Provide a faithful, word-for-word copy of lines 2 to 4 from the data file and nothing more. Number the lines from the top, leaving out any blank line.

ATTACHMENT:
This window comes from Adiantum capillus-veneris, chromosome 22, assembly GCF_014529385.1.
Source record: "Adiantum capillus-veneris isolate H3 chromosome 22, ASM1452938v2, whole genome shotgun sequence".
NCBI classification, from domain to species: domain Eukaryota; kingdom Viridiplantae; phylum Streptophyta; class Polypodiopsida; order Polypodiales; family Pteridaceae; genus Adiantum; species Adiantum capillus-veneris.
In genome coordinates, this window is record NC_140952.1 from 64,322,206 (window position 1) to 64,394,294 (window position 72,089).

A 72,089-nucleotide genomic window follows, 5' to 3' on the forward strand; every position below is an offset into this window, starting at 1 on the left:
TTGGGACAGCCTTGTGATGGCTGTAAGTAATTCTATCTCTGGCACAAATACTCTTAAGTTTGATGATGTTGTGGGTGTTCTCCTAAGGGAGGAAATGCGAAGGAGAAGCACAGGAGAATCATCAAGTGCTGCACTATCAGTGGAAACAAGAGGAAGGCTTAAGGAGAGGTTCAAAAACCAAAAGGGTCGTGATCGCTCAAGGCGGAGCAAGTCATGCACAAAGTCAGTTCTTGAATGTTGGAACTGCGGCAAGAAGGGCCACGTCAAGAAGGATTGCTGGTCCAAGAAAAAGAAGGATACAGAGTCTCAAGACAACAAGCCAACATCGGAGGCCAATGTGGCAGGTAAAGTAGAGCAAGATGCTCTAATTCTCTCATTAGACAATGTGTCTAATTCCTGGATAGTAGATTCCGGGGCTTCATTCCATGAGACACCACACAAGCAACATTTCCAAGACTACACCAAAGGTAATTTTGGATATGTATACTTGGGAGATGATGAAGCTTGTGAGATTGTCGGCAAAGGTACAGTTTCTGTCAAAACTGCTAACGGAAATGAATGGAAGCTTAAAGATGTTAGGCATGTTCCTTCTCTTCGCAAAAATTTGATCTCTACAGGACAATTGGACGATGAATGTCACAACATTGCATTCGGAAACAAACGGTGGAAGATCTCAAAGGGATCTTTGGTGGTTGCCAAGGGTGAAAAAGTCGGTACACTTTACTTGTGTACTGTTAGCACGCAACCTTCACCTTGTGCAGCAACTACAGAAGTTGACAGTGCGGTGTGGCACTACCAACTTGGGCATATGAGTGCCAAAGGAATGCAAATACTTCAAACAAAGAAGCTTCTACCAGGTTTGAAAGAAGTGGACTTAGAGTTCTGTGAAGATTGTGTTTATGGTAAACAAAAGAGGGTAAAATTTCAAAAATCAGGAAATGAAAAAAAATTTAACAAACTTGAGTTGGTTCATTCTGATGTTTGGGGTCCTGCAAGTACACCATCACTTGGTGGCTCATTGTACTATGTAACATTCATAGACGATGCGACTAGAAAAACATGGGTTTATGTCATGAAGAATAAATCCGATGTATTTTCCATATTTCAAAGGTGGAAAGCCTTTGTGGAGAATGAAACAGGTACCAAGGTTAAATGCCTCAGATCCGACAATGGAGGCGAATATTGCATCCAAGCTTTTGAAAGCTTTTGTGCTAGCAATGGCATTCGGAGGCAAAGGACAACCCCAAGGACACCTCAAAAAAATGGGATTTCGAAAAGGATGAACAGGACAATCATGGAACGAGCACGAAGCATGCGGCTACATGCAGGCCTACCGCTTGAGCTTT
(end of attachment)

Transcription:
Source record: "Adiantum capillus-veneris isolate H3 chromosome 22, ASM1452938v2, whole genome shotgun sequence".
NCBI classification, from domain to species: domain Eukaryota; kingdom Viridiplantae; phylum Streptophyta; class Polypodiopsida; order Polypodiales; family Pteridaceae; genus Adiantum; species Adiantum capillus-veneris.
In genome coordinates, this window is record NC_140952.1 from 64,322,206 (window position 1) to 64,394,294 (window position 72,089).